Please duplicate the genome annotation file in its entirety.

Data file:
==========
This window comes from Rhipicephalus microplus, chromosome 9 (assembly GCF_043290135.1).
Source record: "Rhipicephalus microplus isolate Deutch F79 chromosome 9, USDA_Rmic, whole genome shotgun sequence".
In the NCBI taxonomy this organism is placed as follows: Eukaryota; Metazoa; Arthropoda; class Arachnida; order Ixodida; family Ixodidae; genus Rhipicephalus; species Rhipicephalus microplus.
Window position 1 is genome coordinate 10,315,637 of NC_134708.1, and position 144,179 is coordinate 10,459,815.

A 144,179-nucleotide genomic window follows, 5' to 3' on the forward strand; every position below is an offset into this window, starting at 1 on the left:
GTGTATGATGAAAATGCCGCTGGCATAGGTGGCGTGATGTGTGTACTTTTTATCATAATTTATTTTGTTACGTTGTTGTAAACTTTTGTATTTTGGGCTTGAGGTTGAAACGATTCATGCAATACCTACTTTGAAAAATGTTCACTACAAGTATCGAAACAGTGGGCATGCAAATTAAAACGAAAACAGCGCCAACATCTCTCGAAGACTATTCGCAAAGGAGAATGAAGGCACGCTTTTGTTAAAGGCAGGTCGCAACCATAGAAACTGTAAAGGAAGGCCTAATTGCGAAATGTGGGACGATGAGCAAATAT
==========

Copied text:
This window comes from Rhipicephalus microplus, chromosome 9 (assembly GCF_043290135.1).
Source record: "Rhipicephalus microplus isolate Deutch F79 chromosome 9, USDA_Rmic, whole genome shotgun sequence".
In the NCBI taxonomy this organism is placed as follows: Eukaryota; Metazoa; Arthropoda; class Arachnida; order Ixodida; family Ixodidae; genus Rhipicephalus; species Rhipicephalus microplus.
Window position 1 is genome coordinate 10,315,637 of NC_134708.1, and position 144,179 is coordinate 10,459,815.

A 144,179-nucleotide genomic window follows, 5' to 3' on the forward strand; every position below is an offset into this window, starting at 1 on the left:
GTGTATGATGAAAATGCCGCTGGCATAGGTGGCGTGATGTGTGTACTTTTTATCATAATTTATTTTGTTACGTTGTTGTAAACTTTTGTATTTTGGGCTTGAGGTTGAAACGATTCATGCAATACCTACTTTGAAAAATGTTCACTACAAGTATCGAAACAGTGGGCATGCAAATTAAAACGAAAACAGCGCCAACATCTCTCGAAGACTATTCGCAAAGGAGAATGAAGGCACGCTTTTGTTAAAGGCAGGTCGCAACCATAGAAACTGTAAAGGAAGGCCTAATTGCGAAATGTGGGACGATGAGCAAATAT